A controversial mouse is still in trouble in Colorado

The Preble’s Meadow Jumping Mouse has been removed from protected status in Wyoming, but not Colorado, according to an article in The Denver Post.

The U.S. Fish and Wildlife service decision to protect the mouse’s habitat, and its status as a protected species, has drawn fire from many sources, but according to  Sylvia Fallon, staff scientist for the Natural Resources Defense Council (NRDC) in Washington, D.C., "The science is settled. The mouse is unique and in trouble, and losing protections in Wyoming is a tremendous setback to its recovery."

The anxiously awaited decision causes no change to Colorado law but will open up some areas of Wyoming for further development.

According to a press release on Native Ecosystems, applying political boundaries to habitats that stretch across vast areas makes no sense.

"Wildlife gets protected under the Endangered Species Act because it is disappearing across a major part of its range," said Erik Molvar, a wildlife biologist with Biodiversity Conservation Alliance in Laramie, Wyo., "and the law wisely requires that all remaining populations and their critical habitat are protected. Leaving the best remaining habitats in Wyoming unprotected based on politics while the jumping mouse flirts with extinction in Colorado flies in the face of common sense, and violates the law."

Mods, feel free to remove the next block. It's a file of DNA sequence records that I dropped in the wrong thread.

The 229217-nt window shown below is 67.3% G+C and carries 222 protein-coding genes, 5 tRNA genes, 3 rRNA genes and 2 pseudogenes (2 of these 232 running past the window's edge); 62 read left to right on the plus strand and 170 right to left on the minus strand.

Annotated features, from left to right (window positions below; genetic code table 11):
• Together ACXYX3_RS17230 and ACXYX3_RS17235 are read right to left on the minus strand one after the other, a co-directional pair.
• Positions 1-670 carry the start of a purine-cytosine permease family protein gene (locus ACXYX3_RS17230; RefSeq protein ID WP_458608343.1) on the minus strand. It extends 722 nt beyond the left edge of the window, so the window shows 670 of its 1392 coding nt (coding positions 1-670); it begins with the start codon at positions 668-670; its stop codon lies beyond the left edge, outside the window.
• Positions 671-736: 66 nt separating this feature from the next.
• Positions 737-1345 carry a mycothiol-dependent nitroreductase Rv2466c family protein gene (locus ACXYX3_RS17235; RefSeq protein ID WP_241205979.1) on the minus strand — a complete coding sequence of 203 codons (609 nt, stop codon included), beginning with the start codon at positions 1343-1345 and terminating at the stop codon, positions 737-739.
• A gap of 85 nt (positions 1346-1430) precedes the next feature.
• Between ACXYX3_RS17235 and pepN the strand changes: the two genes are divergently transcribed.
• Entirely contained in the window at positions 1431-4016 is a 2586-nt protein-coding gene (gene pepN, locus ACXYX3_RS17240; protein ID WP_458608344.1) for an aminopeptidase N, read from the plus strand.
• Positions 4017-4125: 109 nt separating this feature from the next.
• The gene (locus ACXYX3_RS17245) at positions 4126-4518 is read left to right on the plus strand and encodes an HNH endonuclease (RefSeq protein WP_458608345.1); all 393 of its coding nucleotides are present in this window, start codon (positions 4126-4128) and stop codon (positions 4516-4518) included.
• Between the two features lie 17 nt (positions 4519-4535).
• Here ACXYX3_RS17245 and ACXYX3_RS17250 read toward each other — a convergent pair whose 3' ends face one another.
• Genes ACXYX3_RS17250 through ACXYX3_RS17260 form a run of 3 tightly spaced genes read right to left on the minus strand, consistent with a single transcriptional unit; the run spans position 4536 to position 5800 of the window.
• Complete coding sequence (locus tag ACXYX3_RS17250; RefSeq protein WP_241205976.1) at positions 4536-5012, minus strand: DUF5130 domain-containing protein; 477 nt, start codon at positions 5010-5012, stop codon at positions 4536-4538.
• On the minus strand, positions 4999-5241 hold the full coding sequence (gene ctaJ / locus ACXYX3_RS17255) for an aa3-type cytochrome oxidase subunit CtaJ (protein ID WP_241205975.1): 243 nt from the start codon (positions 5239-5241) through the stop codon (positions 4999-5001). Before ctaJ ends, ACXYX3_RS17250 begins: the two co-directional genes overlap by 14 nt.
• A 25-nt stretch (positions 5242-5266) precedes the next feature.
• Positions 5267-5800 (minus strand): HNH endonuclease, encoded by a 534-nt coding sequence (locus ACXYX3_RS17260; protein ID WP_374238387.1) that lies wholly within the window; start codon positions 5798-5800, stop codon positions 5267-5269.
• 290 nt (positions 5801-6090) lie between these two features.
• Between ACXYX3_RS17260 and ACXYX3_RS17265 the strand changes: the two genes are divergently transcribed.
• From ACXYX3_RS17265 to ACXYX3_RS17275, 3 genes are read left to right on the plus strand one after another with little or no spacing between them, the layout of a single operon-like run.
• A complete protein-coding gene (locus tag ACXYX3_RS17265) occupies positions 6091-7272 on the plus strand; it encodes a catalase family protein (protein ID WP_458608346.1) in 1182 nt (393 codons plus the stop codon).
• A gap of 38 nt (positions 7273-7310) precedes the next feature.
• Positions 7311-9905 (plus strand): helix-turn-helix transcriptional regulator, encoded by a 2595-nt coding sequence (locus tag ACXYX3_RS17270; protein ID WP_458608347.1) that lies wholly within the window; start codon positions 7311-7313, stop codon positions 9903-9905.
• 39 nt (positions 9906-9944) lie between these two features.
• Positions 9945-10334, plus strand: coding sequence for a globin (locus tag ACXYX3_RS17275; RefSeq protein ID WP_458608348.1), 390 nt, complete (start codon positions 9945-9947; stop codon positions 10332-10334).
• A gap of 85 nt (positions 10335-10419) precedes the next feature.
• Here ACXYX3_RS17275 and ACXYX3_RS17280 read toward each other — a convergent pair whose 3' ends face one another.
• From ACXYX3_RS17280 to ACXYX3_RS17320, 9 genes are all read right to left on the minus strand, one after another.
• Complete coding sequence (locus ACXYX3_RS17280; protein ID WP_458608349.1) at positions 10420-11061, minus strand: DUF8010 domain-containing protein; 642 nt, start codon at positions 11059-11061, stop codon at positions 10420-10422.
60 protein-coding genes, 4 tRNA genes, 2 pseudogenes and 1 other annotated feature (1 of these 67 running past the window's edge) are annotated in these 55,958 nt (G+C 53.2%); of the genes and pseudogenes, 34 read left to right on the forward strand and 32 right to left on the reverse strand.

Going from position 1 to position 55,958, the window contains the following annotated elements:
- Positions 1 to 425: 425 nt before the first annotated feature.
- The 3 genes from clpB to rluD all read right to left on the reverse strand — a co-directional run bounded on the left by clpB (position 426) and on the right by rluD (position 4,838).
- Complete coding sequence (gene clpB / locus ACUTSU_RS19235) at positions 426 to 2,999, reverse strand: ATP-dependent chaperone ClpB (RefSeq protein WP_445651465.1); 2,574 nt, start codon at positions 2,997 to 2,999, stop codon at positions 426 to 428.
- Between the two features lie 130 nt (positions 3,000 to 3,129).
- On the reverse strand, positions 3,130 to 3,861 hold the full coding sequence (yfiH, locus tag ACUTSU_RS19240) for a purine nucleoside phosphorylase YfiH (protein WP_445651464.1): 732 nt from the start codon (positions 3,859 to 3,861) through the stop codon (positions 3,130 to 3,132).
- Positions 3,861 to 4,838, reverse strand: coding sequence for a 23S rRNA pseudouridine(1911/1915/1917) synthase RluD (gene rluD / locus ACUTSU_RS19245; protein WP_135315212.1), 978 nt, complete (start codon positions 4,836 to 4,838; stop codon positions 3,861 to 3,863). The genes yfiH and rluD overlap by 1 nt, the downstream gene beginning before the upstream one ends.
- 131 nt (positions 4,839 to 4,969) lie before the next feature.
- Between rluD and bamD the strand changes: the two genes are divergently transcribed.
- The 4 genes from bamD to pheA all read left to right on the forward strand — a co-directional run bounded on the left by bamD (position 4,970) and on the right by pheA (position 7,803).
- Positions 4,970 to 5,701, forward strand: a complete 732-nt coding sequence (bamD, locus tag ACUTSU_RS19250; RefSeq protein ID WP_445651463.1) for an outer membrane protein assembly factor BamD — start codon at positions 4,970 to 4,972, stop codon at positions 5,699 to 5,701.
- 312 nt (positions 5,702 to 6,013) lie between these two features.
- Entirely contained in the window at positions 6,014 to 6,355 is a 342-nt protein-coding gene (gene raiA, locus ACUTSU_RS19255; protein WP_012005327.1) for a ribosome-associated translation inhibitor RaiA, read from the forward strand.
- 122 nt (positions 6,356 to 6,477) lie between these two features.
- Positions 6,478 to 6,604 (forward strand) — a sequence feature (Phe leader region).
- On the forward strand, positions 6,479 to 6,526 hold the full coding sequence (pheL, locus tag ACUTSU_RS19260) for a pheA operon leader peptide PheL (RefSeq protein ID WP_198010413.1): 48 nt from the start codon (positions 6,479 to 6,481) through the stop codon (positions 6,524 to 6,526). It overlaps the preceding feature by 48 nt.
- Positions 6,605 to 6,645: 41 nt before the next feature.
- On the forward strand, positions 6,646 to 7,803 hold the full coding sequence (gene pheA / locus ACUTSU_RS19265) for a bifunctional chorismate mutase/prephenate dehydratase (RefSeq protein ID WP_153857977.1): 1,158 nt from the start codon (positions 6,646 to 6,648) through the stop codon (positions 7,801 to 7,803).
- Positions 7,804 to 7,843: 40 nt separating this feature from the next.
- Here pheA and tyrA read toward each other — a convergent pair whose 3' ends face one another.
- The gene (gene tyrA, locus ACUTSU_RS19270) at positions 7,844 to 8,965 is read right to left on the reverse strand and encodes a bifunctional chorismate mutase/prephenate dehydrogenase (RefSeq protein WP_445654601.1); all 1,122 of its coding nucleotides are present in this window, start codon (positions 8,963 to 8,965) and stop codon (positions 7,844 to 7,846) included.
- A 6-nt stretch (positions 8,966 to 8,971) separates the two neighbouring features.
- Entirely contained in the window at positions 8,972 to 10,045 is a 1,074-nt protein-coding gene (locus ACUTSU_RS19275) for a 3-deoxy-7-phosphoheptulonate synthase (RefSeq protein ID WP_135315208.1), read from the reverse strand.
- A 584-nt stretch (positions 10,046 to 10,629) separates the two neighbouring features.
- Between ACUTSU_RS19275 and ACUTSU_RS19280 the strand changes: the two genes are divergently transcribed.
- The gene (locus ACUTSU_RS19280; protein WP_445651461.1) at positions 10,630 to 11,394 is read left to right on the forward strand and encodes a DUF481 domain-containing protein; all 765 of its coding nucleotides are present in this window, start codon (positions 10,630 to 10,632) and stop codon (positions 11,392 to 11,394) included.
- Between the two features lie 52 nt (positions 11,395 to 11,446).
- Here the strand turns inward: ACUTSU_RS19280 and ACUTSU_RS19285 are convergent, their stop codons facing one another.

"In official peer reviews of the proposal finalized today, scientists sharply criticized the Service for failing to rely on credible science. For example, Dr. Thomas Nupp wrote, ‘It seems illogical that the threats to the subspecies would change substantially at the state line between Wyoming and Colorado … doesn’t it make sense to preserve habitat that is not [imminently] threatened with destruction? … It seems to be chasing one’s tail to place a degrading habitat under regulatory protection, while removing protection from a less threatened habitat.’"

Many of the decisions of the Fish and Wildlife Service have come under close review since it was discovered that Julie MacDonald, a  senior Bush appointee at the U.S. Interior Department, repeatedly refused to accept staff scientists’  recommendations about the need to protect animals and plants.

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Bob Spencer

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